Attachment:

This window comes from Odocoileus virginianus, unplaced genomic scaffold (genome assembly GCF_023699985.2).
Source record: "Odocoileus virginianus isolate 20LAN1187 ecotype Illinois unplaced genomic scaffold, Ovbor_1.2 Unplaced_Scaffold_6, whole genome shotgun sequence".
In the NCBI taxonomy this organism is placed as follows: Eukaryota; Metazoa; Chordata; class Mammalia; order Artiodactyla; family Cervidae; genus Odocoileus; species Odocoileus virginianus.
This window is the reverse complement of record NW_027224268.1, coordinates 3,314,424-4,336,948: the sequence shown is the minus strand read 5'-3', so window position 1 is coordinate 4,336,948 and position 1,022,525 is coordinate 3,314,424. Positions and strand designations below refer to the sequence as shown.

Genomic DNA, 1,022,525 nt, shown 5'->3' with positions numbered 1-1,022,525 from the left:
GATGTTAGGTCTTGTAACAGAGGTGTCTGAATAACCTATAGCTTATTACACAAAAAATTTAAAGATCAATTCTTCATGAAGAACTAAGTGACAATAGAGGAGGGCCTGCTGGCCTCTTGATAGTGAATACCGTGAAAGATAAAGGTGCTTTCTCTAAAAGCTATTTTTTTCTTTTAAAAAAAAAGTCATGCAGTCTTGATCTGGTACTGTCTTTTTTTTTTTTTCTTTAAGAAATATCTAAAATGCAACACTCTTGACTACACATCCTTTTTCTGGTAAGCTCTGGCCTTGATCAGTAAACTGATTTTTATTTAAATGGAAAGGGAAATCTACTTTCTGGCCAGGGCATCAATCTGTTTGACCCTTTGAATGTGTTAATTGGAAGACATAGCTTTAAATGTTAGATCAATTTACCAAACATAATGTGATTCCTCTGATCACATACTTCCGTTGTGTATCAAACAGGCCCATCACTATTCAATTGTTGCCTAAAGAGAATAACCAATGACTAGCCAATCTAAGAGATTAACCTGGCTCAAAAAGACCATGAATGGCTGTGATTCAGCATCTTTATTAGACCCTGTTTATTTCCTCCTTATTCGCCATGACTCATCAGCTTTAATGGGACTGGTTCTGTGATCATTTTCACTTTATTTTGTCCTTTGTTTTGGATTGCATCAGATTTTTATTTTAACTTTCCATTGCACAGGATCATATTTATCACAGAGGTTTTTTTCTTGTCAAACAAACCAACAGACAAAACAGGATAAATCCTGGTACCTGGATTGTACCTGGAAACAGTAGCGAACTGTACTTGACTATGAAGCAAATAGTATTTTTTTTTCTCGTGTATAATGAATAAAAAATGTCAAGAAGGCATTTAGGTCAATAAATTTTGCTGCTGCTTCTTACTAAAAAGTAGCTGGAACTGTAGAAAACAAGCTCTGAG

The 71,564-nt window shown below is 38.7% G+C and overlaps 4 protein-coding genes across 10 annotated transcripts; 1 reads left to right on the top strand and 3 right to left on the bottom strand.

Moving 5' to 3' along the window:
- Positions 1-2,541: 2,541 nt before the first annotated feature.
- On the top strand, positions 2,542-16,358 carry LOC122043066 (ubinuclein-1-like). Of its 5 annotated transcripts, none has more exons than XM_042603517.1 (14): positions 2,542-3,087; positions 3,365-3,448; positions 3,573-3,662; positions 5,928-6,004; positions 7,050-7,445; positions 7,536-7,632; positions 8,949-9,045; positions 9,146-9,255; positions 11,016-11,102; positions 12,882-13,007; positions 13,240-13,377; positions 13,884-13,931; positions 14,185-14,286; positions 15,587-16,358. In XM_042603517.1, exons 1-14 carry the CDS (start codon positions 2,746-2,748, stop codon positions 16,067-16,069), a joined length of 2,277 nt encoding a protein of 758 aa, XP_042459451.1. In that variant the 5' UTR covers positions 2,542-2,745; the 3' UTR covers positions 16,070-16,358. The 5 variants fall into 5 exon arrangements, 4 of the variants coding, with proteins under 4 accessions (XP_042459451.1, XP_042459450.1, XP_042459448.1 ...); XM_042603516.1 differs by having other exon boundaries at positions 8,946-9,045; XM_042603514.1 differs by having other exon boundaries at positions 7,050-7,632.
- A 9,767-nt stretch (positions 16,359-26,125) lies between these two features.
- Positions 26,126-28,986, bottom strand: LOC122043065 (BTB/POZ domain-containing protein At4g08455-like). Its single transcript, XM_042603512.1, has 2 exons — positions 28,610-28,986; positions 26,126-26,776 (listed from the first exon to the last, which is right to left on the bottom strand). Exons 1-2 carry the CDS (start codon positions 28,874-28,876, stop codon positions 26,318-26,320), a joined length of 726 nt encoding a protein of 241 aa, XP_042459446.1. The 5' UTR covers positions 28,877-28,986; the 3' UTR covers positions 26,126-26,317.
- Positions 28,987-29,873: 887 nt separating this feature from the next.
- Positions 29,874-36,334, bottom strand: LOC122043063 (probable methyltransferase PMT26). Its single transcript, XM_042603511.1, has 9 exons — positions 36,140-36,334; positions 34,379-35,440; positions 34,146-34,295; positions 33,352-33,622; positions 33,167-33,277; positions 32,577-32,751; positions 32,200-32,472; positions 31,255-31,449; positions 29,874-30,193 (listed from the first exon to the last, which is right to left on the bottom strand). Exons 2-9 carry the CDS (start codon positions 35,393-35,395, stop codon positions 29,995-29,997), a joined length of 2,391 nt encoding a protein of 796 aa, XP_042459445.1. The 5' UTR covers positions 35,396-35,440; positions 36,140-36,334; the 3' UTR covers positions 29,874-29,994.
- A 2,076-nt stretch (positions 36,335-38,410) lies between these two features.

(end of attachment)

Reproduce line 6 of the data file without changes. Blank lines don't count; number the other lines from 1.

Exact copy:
GATGTTAGGTCTTGTAACAGAGGTGTCTGAATAACCTATAGCTTATTACACAAAAAATTTAAAGATCAATTCTTCATGAAGAACTAAGTGACAATAGAGGAGGGCCTGCTGGCCTCTTGATAGTGAATACCGTGAAAGATAAAGGTGCTTTCTCTAAAAGCTATTTTTTTCTTTTAAAAAAAAAGTCATGCAGTCTTGATCTGGTACTGTCTTTTTTTTTTTTTCTTTAAGAAATATCTAAAATGCAACACTCTTGACTACACATCCTTTTTCTGGTAAGCTCTGGCCTTGATCAGTAAACTGATTTTTATTTAAATGGAAAGGGAAATCTACTTTCTGGCCAGGGCATCAATCTGTTTGACCCTTTGAATGTGTTAATTGGAAGACATAGCTTTAAATGTTAGATCAATTTACCAAACATAATGTGATTCCTCTGATCACATACTTCCGTTGTGTATCAAACAGGCCCATCACTATTCAATTGTTGCCTAAAGAGAATAACCAATGACTAGCCAATCTAAGAGATTAACCTGGCTCAAAAAGACCATGAATGGCTGTGATTCAGCATCTTTATTAGACCCTGTTTATTTCCTCCTTATTCGCCATGACTCATCAGCTTTAATGGGACTGGTTCTGTGATCATTTTCACTTTATTTTGTCCTTTGTTTTGGATTGCATCAGATTTTTATTTTAACTTTCCATTGCACAGGATCATATTTATCACAGAGGTTTTTTTCTTGTCAAACAAACCAACAGACAAAACAGGATAAATCCTGGTACCTGGATTGTACCTGGAAACAGTAGCGAACTGTACTTGACTATGAAGCAAATAGTATTTTTTTTTCTCGTGTATAATGAATAAAAAATGTCAAGAAGGCATTTAGGTCAATAAATTTTGCTGCTGCTTCTTACTAAAAAGTAGCTGGAACTGTAGAAAACAAGCTCTGAG